A clinical comparison of disposable airway devices
AbstractBackground: The re-usable Classic laryngeal mask airway (LMA®) is widely used. There are concerns regarding the transmission of pathogens. Disposable airway devices provide a cost-effective alternative. We performed a side by side clinical comparison of these devices applicable to the South African context.
Methods: Adult ASA 1-3 patients (30 – 100 kg) presenting for elective peripheral surgery in Tygerberg Academic Hospital were randomised to receive the gold standard Classic LMA®, or one of four disposable devices. They all received a standardised anaesthetic with propofol, fentanyl and isoflurane in 40% O2/N2O. Insertion technique, mask sizes and maximum cuff volumes were per manufacturer’s instructions. The cuff was inflated to achieve an adequate airway seal (no audible leak at an airway pressure of 20cm H2O), or to the maximum recommended volume. Cuff and airway pressures were measured continuously. A protocol was followed for repeated or failed attempts. 115 of the proposed 130 patients were recruited.
Categorical data was analysed using Chi squared tests, and one-way ANOVA was performed on parametric data. An alpha level of 0.05 was accepted.
Results: The patients were of comparable age, weight, ASA grade and airway grading. There were no statistical differences in the number of times the airway device size had to be changed (p = 0.627), ease of insertion (p = 0.357) or insertion attempts (p = 0.909). Only the Cobra PLA™ was graded as “Grade 4: impossible to establish an airway” in 10% of cases, and the insertion time with this device was prolonged (p = 0.018). The Cobra PLA™ predictably differed from the other groups in cuff volumes (p = 0.001). Cuff pressures were significantly higher in the Ambu™ and LMA Unique™ (p = 0.001). Maximum airway pressure attainable after 5 minutes was significantly higher in the Ambu™ (p = 0.036). Airway trauma as graded by visible blood on the device was low, and similar between groups (p = 0.237). Secretions were negligible in 67.8% patients and there was no difference in the amount of suctioning required (p = 0.094). Patient comfort was exceptional and comparable, achieving similar visual analogue scores for sore throat (p = 0.742), dysphagia (p = 0.760) and hoarseness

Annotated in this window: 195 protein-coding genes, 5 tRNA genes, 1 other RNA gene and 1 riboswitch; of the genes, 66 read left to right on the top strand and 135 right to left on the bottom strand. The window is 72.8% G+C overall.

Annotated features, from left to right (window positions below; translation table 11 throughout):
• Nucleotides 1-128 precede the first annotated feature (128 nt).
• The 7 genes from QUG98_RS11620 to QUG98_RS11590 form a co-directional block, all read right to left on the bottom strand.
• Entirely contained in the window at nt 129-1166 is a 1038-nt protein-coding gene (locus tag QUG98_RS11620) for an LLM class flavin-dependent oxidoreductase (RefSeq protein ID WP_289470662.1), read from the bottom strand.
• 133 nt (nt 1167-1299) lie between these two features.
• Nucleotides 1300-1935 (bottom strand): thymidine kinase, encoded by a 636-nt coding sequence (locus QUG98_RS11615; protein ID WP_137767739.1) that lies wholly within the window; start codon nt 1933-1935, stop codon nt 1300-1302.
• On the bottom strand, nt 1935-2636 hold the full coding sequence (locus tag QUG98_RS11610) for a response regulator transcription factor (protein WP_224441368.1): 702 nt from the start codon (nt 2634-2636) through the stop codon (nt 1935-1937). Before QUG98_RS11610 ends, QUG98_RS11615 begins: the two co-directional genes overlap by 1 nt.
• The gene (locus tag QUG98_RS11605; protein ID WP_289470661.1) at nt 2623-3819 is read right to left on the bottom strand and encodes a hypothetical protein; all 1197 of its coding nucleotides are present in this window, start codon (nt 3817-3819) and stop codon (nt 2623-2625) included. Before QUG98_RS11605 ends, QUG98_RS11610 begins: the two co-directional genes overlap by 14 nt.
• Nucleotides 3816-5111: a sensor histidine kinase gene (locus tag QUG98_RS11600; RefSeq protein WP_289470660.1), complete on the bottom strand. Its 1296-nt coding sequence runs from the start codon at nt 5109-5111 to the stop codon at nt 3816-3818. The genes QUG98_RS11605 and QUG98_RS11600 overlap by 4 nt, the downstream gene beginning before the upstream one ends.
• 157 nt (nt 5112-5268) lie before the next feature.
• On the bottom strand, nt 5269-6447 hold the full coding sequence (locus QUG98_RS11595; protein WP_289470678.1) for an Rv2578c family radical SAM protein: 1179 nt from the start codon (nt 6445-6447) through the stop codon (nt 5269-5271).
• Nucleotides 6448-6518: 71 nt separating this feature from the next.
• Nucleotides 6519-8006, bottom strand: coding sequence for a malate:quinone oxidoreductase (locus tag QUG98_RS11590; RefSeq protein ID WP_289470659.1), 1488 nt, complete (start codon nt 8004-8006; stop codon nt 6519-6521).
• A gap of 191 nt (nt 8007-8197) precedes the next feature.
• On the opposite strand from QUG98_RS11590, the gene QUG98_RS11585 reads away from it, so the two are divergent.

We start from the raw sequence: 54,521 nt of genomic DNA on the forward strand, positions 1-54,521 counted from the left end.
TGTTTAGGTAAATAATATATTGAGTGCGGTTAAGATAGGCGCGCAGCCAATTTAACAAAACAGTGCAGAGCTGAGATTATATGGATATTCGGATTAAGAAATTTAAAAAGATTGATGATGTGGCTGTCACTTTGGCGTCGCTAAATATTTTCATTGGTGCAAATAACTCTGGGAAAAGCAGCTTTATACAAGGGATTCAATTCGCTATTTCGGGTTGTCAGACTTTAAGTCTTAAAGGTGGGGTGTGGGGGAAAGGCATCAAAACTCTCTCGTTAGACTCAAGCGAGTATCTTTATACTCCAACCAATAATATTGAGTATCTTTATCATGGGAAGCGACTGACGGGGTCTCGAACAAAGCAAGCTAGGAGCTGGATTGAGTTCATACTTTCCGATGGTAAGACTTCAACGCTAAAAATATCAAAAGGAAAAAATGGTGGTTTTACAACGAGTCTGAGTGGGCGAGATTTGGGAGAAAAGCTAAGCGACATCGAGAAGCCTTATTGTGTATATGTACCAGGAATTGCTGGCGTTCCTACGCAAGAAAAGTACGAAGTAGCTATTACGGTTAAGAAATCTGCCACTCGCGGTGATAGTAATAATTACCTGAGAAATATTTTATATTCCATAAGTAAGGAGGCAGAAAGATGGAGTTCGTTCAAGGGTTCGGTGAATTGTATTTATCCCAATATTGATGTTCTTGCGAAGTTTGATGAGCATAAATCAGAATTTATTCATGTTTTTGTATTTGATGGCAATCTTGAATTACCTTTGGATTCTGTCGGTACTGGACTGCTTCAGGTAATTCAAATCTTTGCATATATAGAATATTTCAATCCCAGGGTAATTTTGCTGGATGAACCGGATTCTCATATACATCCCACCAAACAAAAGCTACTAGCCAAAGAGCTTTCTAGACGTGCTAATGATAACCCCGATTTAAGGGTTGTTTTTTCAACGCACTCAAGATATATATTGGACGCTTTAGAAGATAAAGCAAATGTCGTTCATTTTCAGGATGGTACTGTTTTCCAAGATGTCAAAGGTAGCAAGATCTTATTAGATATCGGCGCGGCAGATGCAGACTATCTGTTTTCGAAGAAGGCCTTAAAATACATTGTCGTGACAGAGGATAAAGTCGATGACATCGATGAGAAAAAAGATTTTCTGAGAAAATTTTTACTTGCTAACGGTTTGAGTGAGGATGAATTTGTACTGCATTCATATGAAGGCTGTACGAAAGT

(p = 0.258). No complications were noted.
Conclusions: We found no difference in routine clinical practice between the Classic LMA®, LMA Unique™, Portex Soft Seal ™, Ambu™ and Cobra PLA™ in terms of ease of insertion, number of attempts, size changes, patient comfort or airway trauma. The Ambu device allowed an airway seal at higher pressures. The Cobra devices had a prolonged average insertion time. The Cobra devices were the only ones found impossible to achieve a satisfactory airway after 3 attempts in 10% of cases, although this did not reach statistical significance.
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